Brighton Pavilion Music Room - the fantasy room beneath one of the domes of Brighton's Regency Palace: Rossini performed here in 1823. I’ve longed to hear real music in the room there and finally managed to get tickets on a day that I could travel there. It was rush to get the train after work, not to mention the nightmare ticketing an “open jaw” train itinerary without paying way over the odds. And Brighton’s more set up for a relaxed evening meal rather than a pre-concert snack. In particular one wants to avoid canned music blunting one’s musical sensitivities.
The music was excellent; in one way the programme or the artistes wouldn’t have mattered: the “erotic” ambience of the Prince Regent’s party get-away palace would lift any performance. The warm, intimate and clear acoustic of the music room filled with 500 audience was reminiscent of a superior drawing room; it seemed it was a joy for the performers to work it. The promised recital of Beethoven lieder and Schumann duets was high class entertainment before the age of cinema and TV: the poet’s words evoking mountains and light, forests and evening, love and lovers.
All delightfully concordant with the suggestive decoration and architecture of Brighton Pavilion, its sea snakes and phoenixes, dragons and phallic fantasy flowers. And when the poet turns to the dreamy music of the stars and eternal spheres, the glowing gold and intricate ornate decorative patterns of the dome ceiling lifts the music even closer to the heavenly muses.
Although the Brighton Pavilion cafe wasn’t open for pre-concert refreshments, we were treated to a glass of wine in the sumptuous banqueting hall, possibly the English answer to Versailles. A treat to see that room animated with people rather than tourists mousing silently round the gold dining goblets listening intently to their audio guides.
As we had arrived in the Brighton Pavilion, we walked through the front gallery adorned with the real and faux Chinese artefacts in quiet evening light which gave the long room a homely atmosphere. Now in the interval, as dusk outside gave way to night and the chandeliers gleamed, the opposing mirrors doubled or tripled the length of the banqueting hall. The music room entirely without daylight became a warm and intimate space, decorated in sumptuous colours and fantasy animals, a place to forget the world and loose oneself in the language of music amidst the icons of eighteenth century fantasy love and lust.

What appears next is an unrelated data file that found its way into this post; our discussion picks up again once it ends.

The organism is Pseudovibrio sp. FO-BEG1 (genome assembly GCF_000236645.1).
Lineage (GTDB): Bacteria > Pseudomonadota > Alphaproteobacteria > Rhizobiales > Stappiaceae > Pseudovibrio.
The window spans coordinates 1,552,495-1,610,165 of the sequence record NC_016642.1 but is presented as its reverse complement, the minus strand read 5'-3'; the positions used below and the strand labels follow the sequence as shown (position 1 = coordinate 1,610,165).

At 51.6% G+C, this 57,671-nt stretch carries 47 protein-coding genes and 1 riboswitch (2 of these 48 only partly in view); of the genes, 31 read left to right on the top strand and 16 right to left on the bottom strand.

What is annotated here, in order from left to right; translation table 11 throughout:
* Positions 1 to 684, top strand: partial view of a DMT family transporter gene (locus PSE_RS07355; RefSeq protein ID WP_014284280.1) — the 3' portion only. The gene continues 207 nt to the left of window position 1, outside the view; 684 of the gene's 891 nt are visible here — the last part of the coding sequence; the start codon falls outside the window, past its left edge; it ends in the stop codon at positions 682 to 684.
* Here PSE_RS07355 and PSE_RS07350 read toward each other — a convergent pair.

So far no mention of the music but it was impeccable: it was possible to follow the words and translation thanks to an excellent programme, as usual the effort in concentration was amply repaid with musical understanding.
Lucy Crowe gave us Berg’s Seven Early Songs and Richard Strauss’ Five Songs Op. 48. She sang two Schumann vocal duets with the tenor Andrew Staples. He had earlier given us Beethoven’s Adelaide, Op. 46 ; the songs Op 83 (including the fine “Sehnsucht”, which was especially moving sung in this place) and Beethoven’s extensive “Adenlied Untern gestirnten Himmel”.
All sensitively accompanied by Malcolm Martineau, surely one of the finest accompanists performing at this time. A slight quibble that the Beethoven would have sounded even finer on a reproduction of a period instrument, if not one of the intruments from the Pavilionn's collection, and that would have added to the apparent “authenticity” of the evening, but the Steinway Grand was entirely appropriate for the Berg and Richard Strauss, even a matching extravagance for the extravagance of the Brighton Pavilion Music Room!
The train ride home was remarkably efficient and I completed writing this as the illuminations of Battersea Bridge passed the window of my carriage; I was home well before midnight!
9 May 2011 in the Music Room, Royal Pavilion, Brighton
Lucy Crowe soprano
Andrew Staples tenor
Malcolm Martineau piano